Click play above to listen to the full podcast conversation with Fred Callow about his book and his life on Cool Mountain. Read on below.
There’s something funny about being given an Eircode to an address on Cool Mountain.
It seems to contradict the mythology of the place, somehow: to be altogether too on-grid, too firmly in the modern digital era for a place renowned for wildness and the rugged make-do lifestyle of its inhabitants.
Nevertheless, that’s what Fred Callow proffers over the phone, and I dutifully jot it down. It might come in handy.
It also seems odd that, when I tap the code into Google maps before leaving my home on the north side of Cork city the following morning, the bland female English voice tells me my journey will take an hour and seven minutes.
Cool Mountain must be further than that, surely?
I remember long and bumpy journeys down the “Bantry line” from the city as a kid, to visit friends of my mothers and play outdoors with children who were named after flowers and natural phenomena: my mother was part of an early wave of settlers who arrived in the seventies, mostly English with a scattering of Germans and Dutch, who were aiming for self-sufficiency and off-grid living in the wilds of West Cork.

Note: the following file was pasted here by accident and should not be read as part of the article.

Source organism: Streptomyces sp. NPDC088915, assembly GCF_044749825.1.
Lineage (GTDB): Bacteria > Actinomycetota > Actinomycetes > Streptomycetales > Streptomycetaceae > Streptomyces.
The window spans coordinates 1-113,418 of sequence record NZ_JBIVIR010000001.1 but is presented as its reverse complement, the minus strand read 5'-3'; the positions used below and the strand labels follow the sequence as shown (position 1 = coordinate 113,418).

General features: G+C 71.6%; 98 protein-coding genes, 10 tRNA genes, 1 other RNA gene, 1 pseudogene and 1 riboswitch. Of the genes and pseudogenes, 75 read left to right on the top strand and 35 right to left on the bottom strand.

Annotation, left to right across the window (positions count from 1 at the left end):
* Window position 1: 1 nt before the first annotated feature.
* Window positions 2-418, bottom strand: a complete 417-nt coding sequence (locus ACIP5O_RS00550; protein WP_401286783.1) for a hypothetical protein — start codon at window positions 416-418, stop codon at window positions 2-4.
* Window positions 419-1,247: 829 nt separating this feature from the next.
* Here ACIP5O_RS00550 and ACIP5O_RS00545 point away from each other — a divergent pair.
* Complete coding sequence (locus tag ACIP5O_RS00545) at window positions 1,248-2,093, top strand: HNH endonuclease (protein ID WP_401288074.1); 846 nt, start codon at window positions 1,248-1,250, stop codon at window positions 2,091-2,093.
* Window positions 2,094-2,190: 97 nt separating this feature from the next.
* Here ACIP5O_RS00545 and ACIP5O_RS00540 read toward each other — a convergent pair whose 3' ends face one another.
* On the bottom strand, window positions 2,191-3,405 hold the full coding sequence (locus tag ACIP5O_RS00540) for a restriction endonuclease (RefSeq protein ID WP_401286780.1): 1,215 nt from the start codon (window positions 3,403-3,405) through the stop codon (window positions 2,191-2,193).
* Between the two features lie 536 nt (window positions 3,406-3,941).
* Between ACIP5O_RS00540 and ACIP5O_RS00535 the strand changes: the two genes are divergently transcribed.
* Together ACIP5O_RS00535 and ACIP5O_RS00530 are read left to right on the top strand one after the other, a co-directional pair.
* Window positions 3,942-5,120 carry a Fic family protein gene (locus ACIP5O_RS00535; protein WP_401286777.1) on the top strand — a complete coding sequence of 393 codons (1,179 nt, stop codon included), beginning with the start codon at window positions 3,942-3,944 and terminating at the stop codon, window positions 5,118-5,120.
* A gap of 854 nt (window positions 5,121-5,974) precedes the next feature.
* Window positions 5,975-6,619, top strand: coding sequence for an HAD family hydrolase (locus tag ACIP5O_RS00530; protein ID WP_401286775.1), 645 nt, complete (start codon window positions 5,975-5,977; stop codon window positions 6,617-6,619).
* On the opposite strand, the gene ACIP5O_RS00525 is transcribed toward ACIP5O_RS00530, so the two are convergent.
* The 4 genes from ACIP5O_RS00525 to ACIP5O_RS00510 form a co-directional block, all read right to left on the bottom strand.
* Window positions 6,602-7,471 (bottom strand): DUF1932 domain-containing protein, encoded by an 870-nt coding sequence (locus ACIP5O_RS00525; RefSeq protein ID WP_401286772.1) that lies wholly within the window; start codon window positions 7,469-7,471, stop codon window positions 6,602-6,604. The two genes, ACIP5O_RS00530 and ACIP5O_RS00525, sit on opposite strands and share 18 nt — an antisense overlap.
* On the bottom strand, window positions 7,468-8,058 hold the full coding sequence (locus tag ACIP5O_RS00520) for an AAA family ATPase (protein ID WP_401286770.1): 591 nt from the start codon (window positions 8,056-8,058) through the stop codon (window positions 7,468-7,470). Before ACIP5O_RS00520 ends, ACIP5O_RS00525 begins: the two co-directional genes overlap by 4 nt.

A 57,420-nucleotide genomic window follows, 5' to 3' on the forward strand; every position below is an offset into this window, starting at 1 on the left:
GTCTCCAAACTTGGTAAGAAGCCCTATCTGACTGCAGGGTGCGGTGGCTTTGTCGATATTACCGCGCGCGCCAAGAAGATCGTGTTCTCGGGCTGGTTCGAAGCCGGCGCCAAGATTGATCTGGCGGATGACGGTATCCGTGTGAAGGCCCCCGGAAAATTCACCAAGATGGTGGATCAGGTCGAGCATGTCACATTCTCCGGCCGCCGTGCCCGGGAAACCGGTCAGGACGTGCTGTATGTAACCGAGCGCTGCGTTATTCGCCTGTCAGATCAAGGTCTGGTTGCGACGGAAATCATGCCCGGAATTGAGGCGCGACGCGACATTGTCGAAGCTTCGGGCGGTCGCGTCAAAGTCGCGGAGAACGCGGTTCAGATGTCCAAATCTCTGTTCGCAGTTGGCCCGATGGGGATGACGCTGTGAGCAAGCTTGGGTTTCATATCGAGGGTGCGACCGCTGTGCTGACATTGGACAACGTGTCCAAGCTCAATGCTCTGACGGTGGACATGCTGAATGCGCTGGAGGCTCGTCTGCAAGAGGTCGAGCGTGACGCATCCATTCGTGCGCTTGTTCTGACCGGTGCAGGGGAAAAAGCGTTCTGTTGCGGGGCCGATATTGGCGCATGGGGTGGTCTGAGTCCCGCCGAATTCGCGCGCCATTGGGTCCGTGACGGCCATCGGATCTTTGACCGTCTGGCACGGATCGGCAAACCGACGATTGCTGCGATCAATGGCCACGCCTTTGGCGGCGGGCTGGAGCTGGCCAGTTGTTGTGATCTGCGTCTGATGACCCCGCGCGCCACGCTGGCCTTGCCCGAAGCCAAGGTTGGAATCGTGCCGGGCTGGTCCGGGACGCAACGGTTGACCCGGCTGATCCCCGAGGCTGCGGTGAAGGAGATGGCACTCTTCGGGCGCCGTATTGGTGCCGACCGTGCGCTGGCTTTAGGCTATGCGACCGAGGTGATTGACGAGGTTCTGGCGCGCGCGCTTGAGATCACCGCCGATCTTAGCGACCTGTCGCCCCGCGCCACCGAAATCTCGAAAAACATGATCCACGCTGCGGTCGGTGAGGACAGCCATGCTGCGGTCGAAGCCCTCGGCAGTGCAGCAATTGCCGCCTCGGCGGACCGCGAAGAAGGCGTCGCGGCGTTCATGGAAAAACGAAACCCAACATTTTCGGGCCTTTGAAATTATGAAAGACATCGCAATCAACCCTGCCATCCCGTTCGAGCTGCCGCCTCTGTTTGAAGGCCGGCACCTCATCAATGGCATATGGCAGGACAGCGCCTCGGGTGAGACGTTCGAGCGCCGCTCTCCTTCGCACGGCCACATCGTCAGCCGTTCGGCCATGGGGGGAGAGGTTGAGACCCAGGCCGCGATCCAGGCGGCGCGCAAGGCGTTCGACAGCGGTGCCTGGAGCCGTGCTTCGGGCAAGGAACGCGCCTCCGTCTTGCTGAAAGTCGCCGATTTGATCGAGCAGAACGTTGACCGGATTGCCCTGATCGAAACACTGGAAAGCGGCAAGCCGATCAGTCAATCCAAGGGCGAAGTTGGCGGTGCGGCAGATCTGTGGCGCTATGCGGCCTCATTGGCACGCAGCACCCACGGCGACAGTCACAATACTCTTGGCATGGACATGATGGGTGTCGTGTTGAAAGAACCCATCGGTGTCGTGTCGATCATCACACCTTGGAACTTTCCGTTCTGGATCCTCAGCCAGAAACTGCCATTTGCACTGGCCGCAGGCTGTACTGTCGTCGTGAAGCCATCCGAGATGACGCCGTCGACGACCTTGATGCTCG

My mum lived near Inchigeela, a few miles from Cool Mountain. Eventually she moved on, and we grew up in the city where she ran a health-food shop, but maybe once or twice a year we’d pile into our rusty banger and go on visits to the families who had stayed out West, built up smallholdings and started various small businesses.
They were hard-working, adventurous, resourceful and frequently misunderstood: their lifestyle as “hippies” was perceived to be one of free love and drugs, and while there was some of that, it was mostly about extreme resourcefulness, the acquisition of often dying skills, and replacing the creature comforts of a rapidly modernising Ireland with a DIY attitude when it came to everything from the homes they built or renovated to the food they ate and the clothes they wore.
Further waves of immigrants to Cool Mountain and its surrounds came in the Thatcher era and beyond, and for a time, the area, nestled in the foothills of the Sheehy mountains, developed a strong sense of community and an ethos all its own, even a community centre for a period of time.